When you look back upon your life, will you choose to wipe 2020 from your memory?
Gentle reader: I am not by nature a gambler. But I think it a fairly safe bet that 2020 will prove to be no-one’s favourite year. As this year approaches the exit sign, what will you choose to remember from it? Or would this whole bizarre year be best forgotten? Faced with the choice, would you delete 2020?
Deletion and the art of living
“The most important button on the keyboard is ‘delete.’ That’s the big thing. There’s so many important things. What is really important? That’s the big question.”
I was struck by these words from Professor Yuval Noah Harari, author of Sapiens: A Brief History of Humankind, from his recent appearance on The Tim Ferriss Show. In seeking to condense the history of humankind into around 500 pages for Sapiens, Professor Harari had to make a lot of decisions about what to leave out. Knowing what to delete, what to discard, is a vital skill for good writing.
Just as the sculpture hides within the piece of clay, so the best expression of what you want to say is often concealed somewhere within the words you have written. Paring down your writing before you share it with the world is as important as the act of writing itself. Knowing what to delete requires sharp mental focus, says Professor Harari, a focus he finds in meditation.*
Knowing what to delete is just as important to the functioning of the human mind. The mind is constantly deleting, ignoring, discarding. You couldn’t possibly hope to recall in full every aspect of every moment of every day of your life. Nor would you want to. Most of what presents itself to us each day is immediately banished.
No-one’s favourite year?
So would it be correct or advisable to banish this dismal year from memory?
2020 is the cruellest year that I can remember living through. I suspect this will be true for a great many others, too. Never has so much sucked so hard for so many. An endlessly unfurling and ever worsening litany of events has created widespread suffering and anxiety. You could be forgiven for choosing entirely to blank this year from your mind the moment it ends.
Yet nothing is ever entirely singular. This is as true for 2020 as for anything else. Moments of beauty and of kindness have shone through this year as never before. And as always in life, there are lessons for the future in the worst of times as well as the best.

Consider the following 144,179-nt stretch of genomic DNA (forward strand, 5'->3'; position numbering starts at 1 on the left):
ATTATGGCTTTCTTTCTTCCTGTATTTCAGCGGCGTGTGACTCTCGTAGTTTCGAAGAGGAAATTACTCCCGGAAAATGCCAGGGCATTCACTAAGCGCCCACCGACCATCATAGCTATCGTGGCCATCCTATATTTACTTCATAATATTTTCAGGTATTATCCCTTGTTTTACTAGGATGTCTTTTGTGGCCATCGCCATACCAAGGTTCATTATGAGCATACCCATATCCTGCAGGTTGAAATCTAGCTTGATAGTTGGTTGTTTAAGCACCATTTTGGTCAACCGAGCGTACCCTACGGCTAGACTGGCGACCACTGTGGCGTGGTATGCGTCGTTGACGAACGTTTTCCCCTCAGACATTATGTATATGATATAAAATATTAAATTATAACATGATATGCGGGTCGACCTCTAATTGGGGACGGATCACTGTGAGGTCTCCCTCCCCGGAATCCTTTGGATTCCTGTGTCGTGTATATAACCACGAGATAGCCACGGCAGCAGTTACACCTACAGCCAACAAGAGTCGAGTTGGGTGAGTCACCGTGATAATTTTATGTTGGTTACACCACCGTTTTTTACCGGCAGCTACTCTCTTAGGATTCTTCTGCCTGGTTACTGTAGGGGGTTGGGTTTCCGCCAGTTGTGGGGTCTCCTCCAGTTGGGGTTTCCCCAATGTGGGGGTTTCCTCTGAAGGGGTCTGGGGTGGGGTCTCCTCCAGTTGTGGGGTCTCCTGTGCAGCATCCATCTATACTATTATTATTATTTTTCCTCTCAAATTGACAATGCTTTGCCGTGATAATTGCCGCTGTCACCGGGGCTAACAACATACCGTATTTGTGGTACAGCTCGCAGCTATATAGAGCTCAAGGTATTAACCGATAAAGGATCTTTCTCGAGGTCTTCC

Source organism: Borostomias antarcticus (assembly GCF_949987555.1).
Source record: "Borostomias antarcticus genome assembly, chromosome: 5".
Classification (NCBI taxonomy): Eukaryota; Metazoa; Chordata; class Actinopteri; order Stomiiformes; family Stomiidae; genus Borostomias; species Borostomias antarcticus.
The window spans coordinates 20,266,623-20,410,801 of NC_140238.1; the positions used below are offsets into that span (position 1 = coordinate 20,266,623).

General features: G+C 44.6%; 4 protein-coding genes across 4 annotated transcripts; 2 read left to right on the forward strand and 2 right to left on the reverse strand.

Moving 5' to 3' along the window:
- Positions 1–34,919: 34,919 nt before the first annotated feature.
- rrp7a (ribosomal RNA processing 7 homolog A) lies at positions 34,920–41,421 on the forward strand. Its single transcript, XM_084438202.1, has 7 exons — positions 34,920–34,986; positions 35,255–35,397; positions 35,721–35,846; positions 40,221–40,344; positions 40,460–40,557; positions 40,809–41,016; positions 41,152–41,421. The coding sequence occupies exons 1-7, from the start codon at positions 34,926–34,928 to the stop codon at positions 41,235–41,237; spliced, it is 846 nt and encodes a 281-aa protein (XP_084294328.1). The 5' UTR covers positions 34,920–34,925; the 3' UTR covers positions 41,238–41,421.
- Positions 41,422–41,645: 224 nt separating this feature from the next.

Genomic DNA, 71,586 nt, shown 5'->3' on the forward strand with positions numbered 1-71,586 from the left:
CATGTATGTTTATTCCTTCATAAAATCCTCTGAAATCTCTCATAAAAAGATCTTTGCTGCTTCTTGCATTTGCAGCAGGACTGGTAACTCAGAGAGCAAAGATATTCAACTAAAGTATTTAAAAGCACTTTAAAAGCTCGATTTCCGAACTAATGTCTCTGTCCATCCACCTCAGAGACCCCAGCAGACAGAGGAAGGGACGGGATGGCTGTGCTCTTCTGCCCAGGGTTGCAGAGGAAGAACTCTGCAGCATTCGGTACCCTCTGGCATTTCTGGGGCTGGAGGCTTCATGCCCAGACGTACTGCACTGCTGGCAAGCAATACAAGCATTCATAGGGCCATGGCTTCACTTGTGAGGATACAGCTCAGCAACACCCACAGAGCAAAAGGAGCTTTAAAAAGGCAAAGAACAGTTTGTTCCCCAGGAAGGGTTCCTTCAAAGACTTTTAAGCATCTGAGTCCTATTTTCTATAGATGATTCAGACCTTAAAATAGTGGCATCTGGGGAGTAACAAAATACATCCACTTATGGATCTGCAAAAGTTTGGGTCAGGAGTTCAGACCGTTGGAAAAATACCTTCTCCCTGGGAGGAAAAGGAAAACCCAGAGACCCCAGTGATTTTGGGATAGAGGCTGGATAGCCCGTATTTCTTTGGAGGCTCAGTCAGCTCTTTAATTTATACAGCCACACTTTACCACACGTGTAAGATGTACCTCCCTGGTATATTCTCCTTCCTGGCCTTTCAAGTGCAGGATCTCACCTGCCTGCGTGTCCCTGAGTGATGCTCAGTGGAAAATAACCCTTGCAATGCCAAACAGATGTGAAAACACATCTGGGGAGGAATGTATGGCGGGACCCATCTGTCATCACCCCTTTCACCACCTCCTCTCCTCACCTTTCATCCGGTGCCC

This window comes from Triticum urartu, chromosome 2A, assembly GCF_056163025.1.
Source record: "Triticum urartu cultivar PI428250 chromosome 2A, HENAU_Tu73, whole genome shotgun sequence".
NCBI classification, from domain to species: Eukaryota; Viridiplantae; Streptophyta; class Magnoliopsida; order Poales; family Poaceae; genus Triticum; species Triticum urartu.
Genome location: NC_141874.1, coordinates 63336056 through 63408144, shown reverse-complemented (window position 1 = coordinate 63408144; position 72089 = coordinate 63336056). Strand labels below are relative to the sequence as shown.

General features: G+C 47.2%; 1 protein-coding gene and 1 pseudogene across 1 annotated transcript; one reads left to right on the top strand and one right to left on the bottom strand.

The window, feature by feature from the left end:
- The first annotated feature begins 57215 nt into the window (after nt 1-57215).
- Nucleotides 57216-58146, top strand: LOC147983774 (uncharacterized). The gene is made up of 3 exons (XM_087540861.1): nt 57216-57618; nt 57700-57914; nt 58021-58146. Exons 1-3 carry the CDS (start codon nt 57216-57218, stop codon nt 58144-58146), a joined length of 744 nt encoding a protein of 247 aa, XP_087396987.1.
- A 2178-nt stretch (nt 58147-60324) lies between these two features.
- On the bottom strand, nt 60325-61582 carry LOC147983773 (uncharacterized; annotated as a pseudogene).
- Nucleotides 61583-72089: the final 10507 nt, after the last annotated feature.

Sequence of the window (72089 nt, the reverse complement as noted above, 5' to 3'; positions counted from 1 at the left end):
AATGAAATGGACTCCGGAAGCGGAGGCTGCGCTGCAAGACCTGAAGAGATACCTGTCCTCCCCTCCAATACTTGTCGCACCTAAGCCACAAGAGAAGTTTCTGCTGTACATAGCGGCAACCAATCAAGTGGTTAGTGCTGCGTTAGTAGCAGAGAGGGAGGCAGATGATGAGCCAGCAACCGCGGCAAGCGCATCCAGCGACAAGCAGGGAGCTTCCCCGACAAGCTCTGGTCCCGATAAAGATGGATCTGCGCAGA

This year has a lesson for each of us, even if it may not be a pleasant or a welcome lesson to learn. The lesson might need time to sink in. Unusually among terrible years, 2020 has also gifted many of us (whether it is a welcome gift or otherwise) a lot of time to reflect and to meditate on what is happening to our world, to us.
2020 forced reflection and isolation on so many people. The coronavirus pandemic brought an abrupt halting of daily life. Many of us felt (or feel) cut off from sources of happiness that we might normally seek in the wider world. Forced indoors, forced inward, the mind’s focus was forced onto the internal world of thoughts and feelings. What did you find there?
Some things in life, some times in life, are best forgotten. Others are best remembered and learnt from. We all have the choice to forget. To move on. To delete. We also have the choice to recall and to learn and to try to do better next time.
What you choose to take or to learn from 2020 is up to you.
When you look back upon your life, will you choose to wipe 2020 from your memory? Would you delete 2020?
* Professor Harari also hones his words through other means besides meditation. I love his story of how his career as an academic has given him crowdsourced, real-time insights into what needs to be deleted. He tells Ferriss of how his decision to hand out his own extensive notes to students (encouraging them to listen to his lectures, rather than take notes of their own) gifted him an unexpected but invaluable lesson in writing and storytelling:
“It’s a good method because the students take no bullshit. When you write a book and it’s only you, and the screen, and the computer, the computer suffers everything. Whatever you write, the computer is fine with it. It’s too long, it’s incomprehensible, it’s boring, the computer doesn’t care. But the students give you immediate feedback. If you stand in class and you talk, and you see that the students have lost interest, then that’s a sign. Or they just don’t understand what you’re saying. And the great thing about this course, it was really an introduction to first-year students and Israeli students. If it was, I don’t know, in Oxford, then maybe it wouldn’t work. But Israeli students, they tell you exactly what they think about you and what you say.”